What is a colonoscopy?


A colonoscopy is a procedure used to detect changes or abnormalities in the colon and rectum. The colon, or large intestine, is part of your digestive system. It connects the small intestine to the rectum.

How it works


During a colonoscopy, a long and flexible tube called a colonoscope is inserted through the anus and carefully pushed into the rectum and colon. A tiny video camera at the tip of the tube allows the doctor to view the inside of the entire colon.

This procedure is usually done under sedation for the patient's comfort.

Why do you need a colonoscopy?

Your doctor might recommend a colonoscopy if you have symptoms that suggest potential abnormalities in your colon or rectum.

These symptoms include:

  • Rectal bleeding
  • Blood in the stool
  • Changes in bowel habits such as constipation or diarrhoea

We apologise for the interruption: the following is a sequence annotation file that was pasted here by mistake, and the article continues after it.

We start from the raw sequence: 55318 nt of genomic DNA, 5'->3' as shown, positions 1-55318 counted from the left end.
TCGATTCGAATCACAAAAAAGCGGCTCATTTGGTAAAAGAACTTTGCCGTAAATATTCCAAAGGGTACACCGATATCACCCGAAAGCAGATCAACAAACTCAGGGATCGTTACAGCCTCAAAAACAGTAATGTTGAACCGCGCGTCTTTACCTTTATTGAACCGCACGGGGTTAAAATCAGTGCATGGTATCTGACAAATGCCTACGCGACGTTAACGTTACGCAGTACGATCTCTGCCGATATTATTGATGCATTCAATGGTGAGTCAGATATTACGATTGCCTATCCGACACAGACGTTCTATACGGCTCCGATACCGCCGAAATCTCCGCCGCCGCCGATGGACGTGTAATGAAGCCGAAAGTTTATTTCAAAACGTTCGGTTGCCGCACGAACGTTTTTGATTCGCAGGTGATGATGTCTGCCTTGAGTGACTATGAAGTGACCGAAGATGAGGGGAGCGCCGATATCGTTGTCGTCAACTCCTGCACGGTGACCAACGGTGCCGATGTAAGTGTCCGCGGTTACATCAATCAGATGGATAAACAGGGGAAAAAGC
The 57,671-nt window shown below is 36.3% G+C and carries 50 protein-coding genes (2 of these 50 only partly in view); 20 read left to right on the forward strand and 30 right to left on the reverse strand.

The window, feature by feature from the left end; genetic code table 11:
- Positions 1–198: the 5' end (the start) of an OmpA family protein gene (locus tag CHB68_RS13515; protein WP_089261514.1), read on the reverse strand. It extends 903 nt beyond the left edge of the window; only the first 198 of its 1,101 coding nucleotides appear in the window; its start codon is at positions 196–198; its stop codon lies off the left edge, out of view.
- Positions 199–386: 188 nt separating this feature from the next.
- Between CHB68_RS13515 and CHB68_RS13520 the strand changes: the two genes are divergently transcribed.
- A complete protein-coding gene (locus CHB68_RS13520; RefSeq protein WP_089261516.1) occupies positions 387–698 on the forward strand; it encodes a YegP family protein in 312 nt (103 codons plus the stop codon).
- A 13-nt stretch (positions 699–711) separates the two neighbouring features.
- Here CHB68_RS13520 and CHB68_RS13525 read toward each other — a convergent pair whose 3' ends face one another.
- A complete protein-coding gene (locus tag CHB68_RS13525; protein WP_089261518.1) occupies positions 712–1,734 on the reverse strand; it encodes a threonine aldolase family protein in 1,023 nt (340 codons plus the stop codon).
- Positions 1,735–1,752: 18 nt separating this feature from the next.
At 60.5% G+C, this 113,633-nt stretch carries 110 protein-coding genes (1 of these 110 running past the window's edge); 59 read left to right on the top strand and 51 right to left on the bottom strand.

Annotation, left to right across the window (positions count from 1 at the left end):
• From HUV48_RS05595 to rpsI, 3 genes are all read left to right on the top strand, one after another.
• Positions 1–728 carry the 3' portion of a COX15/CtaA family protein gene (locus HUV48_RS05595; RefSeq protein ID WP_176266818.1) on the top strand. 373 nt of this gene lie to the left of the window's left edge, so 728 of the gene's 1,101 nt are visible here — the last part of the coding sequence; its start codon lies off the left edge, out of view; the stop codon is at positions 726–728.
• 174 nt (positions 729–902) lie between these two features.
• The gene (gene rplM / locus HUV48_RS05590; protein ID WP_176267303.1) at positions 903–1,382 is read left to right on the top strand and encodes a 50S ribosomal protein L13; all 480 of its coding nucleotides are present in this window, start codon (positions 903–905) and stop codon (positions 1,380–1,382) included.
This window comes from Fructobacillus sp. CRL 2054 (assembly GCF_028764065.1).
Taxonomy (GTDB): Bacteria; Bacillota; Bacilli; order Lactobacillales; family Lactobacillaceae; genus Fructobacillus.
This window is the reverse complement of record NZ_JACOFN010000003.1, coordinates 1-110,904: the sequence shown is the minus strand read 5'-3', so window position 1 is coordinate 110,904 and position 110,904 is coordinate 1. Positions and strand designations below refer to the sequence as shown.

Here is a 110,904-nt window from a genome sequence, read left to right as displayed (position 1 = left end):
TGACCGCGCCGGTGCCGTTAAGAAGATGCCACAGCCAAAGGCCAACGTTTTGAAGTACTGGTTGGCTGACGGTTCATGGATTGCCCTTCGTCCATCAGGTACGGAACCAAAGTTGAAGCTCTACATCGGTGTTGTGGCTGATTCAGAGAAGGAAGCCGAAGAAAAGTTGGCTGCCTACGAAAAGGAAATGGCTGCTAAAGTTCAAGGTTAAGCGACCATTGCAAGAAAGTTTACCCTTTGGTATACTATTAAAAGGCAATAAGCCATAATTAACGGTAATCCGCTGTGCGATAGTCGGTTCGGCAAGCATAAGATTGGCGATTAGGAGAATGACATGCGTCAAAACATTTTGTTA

• Abnormal weight loss
  • Abdominal pain

Screening for cancer

Colonoscopy is also a screening method for colon cancer, colon polyps and inflammatory bowel diseases.

Consider going for a colonoscopy if you:

  • Are above 45 years old
  • Have a family history of colon cancer

What are the risks and complications of a colonoscopy?

A colonoscopy is considered to be a safe procedure. Risks such as adverse reaction to the sedative, bleeding from the biopsy site or perforation of the colon or rectum wall are rare. Less than 1% of patients suffer from these complications.

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